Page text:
Long-term economic progress comes mainly from the invention and spread of improved technologies. The scientific revolution was made possible by the printing press, the industrial revolution by the steam engine, and India’s escape from famine by increased farm yields – the so-called “Green Revolution.” Today’s era of globalization emerged with the spread of computers and the Internet. Thus, when we seek solutions to some of the world’s toughest problems, they, too, are likely to be found, at least in part, in new technologies that can resolve old and seemingly intractable problems.
Consider poverty in Africa. Every conceivable explanation has been given, usually focusing on what Africans do wrong. But a visit to Africa’s villages makes clear that the problems have more to do with the struggle for survival under difficult physical conditions than with any special problems that are unique to African societies.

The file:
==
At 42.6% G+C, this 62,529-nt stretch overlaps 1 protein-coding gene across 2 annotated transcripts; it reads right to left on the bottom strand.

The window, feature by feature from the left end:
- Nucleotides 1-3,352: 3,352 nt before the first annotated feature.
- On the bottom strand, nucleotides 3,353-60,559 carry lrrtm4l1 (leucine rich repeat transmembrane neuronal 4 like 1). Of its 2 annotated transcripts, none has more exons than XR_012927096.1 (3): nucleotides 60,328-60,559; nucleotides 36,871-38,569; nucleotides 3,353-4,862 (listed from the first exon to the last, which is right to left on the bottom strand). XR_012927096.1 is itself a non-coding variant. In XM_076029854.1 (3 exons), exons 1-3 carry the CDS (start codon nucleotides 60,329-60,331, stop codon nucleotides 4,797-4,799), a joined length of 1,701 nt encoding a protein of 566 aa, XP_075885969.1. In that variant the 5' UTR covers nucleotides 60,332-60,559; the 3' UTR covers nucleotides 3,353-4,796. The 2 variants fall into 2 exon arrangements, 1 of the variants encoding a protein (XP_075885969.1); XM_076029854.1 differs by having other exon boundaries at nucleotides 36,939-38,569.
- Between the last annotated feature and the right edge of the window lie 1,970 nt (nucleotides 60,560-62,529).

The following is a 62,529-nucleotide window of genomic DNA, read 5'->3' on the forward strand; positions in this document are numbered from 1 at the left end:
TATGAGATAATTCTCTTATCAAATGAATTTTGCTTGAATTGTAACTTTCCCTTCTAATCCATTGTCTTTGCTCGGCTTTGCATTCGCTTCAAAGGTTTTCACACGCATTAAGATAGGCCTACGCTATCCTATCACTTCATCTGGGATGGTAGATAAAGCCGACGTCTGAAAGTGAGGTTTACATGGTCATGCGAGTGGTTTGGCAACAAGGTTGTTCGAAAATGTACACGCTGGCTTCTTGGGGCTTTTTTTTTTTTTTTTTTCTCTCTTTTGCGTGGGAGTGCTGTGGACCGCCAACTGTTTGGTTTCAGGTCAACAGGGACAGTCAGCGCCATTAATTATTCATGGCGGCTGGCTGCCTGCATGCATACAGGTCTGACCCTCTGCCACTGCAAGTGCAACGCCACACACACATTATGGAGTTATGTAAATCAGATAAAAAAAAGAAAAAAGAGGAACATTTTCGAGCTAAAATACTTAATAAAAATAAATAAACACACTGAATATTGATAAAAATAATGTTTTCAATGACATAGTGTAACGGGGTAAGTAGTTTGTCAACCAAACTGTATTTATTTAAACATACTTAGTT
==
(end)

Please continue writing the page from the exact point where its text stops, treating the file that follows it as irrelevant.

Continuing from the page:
Africa’s farmers produce roughly one-third or less food per hectare of farmland than their counterparts around the world, resulting in massive hunger, which is exacerbated by a heavy disease burden. Malaria poses a unique challenge, owing in large part to Africa’s mosquito species, which are especially adept at transmitting the disease. Other tropical parasitic diseases imply similarly extraordinary burdens in Africa. Add the practical difficulties of broken-down roads and few cars and trucks, and economic isolation follows. So the challenges of survival are enormous.